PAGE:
We had an interesting lecture the other night on the prisons in Israel. They are managed quite differently from the ones in the U.S. When someone is arrested, whether by the military or the police, they are given due process, but all the prisons are managed by one agency (IPS = Israel Prison Service a/k/a National Prison Authority). The police are to fight crime and the military are to defend the country. IPS manages the prisons so the others can do their jobs. They take care of lock ups and escorts. There are detention facilities for the prisoners held before their trials. There are separate detention facilities for illegal immigrants. It might surprise some of you to know that illegal immigrants are trying to get into Israel despite its political problems with the countries outside it. It is still a better life than what they have in their own countries. (These are not Jewish people trying to get to Israel.) There are separate security prisons and military prisons, also women’s prisons. It was a good lecture.
Our most recent trip was to the north of Israel, green with mountains and valleys. We had a wonderful guide who explained everything as we went along, desalinization plants, water pumping stations, agriculture, electric production from coal and gas, etc. We stopped for some sheep that were on the road. The herders moved them with their vehicle along with a bit of help from a border collie. Then we went to visit Emek Hashalom which has nature trails, olive and wine presses. This is an interesting area for “integrated nature studies” – they explained that to mean that the facility and trails are set up for people with varying handicaps. The trails have stones on the side so that blind people don’t wander off them. The teachers explain the olive presses with picture boards for the autistic etc. Everyone is included, no one is left behind. www.lotem.cet.ac.il This area is a controlled area (biosphere) and limited building is allowed. Mount Carmel is in the distance.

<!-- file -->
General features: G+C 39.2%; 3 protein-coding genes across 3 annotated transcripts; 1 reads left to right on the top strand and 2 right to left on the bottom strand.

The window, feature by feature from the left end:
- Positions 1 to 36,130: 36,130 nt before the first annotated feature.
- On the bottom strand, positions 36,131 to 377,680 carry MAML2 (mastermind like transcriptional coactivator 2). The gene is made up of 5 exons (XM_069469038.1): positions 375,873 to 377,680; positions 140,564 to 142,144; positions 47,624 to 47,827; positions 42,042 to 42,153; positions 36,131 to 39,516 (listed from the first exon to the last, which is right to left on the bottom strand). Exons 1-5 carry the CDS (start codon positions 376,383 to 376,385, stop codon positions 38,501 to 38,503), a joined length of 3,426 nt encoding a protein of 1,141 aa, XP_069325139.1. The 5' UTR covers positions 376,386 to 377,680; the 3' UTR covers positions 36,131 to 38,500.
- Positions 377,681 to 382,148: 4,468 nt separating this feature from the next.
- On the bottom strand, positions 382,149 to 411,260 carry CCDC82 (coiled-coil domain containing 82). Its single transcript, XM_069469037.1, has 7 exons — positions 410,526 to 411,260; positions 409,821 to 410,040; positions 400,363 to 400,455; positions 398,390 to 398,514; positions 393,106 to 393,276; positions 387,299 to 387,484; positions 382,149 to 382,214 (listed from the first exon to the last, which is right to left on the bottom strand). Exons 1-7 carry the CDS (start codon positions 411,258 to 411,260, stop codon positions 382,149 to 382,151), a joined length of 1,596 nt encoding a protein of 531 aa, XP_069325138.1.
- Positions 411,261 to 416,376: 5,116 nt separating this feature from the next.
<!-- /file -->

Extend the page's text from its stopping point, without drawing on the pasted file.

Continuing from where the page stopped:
We planted trees in the Lavi Forest (Golani Brigade area). I planted a carob tree this time, last time (2006), I planted an almond tree. We had a quick falafel lunch along the way, then headed to the main attraction: Hula Agamon Lake www.agamon-hula.co.il (Click on English on home page)
The Hula Valley is in the Syrian African rift valley, along the flight path of many migrating birds. In the 1930’s the land was cleared for agriculture and to rid the area of the malaria ridden swamps. Drainage canals were dug. Unfortunately the end result was excessive drying out of some of the peat earth, causing some underground fires and pollution to the Kinneret (Sea of Galilee). In the 1990’s, the JNF (Jewish National Fund) restored some of the area and it is now a beautiful nature park for many migratory birds. They are wintering here and then go back to Europe. They have worked with the farmers in the area so the birds do not destroy their crops. We rode on a caravan pulled by a tractor and went into the midst of the common cranes. They have about 33,000 there and it was fascinating as well as very noisy! The cranes will head back to Europe in March. More photos